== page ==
READING GUIDE: MEMORY AND MEMOIR
1. Before you begin each assigned essay, read about the author’s life (biography). In particular, note literary biography. On our Learning Web, I have a website link for each author we study. 2. Note the titles. What expectations do the titles create? Once you have finished reading each essay, reconsider each title. 3. As you read, note the author’s intertwining of some of the elements of memoir: narration, description (especially appeals to the five senses), emotion (tone), and reflective commentary. Note any use of dialog.
Langston Hughes’ “Salvation” (from The Big Sea, 1940)
1. Who is Langston Hughes (1902-1967)? Note his biography on the Learning Web. 2. In Hughes’ essay “Salvation,” do you find more narration or description? Which one of these strategies is the primary strategy that structures the essay? 3. What is the point of view of this essay? How old was Hughes when he wrote this essay? How old was he when the event occurred? What is the age of his speaking voice in the essay? How do you know? (Note exclamation marks and purposeful overuse of the word “and.”) 4. What is Hughes’ thesis?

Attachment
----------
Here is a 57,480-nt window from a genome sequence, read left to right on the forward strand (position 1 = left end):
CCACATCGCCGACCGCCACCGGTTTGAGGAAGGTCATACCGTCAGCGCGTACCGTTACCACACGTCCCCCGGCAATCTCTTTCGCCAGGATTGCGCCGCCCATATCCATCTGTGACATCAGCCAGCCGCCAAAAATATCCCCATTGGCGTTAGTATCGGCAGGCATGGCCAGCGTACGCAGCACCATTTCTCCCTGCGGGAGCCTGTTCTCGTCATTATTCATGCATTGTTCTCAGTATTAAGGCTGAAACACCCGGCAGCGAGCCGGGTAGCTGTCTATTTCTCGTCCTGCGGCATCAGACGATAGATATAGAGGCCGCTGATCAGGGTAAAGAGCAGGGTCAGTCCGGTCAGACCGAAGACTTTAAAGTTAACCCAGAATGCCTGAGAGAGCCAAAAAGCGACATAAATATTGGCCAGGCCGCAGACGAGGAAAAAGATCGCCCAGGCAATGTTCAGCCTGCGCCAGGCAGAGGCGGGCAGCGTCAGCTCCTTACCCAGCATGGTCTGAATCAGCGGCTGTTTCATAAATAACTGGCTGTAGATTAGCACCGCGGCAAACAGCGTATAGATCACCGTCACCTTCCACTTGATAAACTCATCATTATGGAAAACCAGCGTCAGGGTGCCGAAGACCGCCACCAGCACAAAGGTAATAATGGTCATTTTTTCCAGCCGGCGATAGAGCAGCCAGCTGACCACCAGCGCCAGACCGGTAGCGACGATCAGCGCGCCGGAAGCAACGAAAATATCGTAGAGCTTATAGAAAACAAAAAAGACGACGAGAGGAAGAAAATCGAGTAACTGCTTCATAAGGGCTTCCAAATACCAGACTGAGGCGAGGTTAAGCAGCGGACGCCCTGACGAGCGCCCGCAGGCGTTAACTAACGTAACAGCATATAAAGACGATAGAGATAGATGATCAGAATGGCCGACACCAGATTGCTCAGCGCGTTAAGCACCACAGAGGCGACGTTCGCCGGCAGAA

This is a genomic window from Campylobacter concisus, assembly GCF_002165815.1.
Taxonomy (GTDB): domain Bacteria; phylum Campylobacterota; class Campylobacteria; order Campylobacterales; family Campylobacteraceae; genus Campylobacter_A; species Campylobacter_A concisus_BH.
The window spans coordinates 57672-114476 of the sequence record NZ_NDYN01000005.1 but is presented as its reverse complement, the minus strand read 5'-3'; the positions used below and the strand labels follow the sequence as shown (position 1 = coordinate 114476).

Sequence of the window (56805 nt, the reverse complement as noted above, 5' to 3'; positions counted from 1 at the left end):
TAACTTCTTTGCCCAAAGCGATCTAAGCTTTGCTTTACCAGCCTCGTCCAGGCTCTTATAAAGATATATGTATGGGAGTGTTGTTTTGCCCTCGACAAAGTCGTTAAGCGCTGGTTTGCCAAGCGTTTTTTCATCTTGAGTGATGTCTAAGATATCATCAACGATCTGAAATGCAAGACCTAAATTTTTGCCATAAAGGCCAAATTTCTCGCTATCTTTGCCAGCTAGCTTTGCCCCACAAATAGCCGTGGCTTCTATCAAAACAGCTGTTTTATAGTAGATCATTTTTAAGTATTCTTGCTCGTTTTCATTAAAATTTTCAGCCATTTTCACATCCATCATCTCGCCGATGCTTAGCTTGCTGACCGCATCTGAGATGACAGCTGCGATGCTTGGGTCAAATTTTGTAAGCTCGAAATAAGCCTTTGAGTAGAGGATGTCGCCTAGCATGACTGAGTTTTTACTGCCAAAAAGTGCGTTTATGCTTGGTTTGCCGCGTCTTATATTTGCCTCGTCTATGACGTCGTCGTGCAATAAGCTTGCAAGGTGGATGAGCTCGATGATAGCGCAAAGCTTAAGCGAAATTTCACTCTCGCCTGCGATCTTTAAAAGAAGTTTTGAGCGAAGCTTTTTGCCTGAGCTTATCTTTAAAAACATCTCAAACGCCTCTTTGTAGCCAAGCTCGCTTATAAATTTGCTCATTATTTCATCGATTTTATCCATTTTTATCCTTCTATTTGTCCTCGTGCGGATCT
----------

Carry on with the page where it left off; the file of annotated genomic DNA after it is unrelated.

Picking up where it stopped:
5. Where is the setting(s)? What descriptive details does Hughes use to sketch in the setting? 6. Note allusions to religious hymns. “The Ninety-Nine and Nine” and “Let the Lower Lights Be Burning” are old evangelical hymns sung in church. 7. Examine Hughes imagery (appeals to the five senses). What are some of Hughes’ specific images? 8. Note how Hughes sustains the imagery in paragraph 13.
9. Who are the minor characters? How does Hughes describe each one? 10. Note Hughes’ use of short simple sentences for effect. Note his use of sentence fragments. 11. Note Hughes’ use of the one sentence paragraph for dramatic effect. 12. Note Hughes’ use of dialog. What makes his dialog effective? 13. What conflict(s) do you find in this essay? Are Hughes’ conflicts...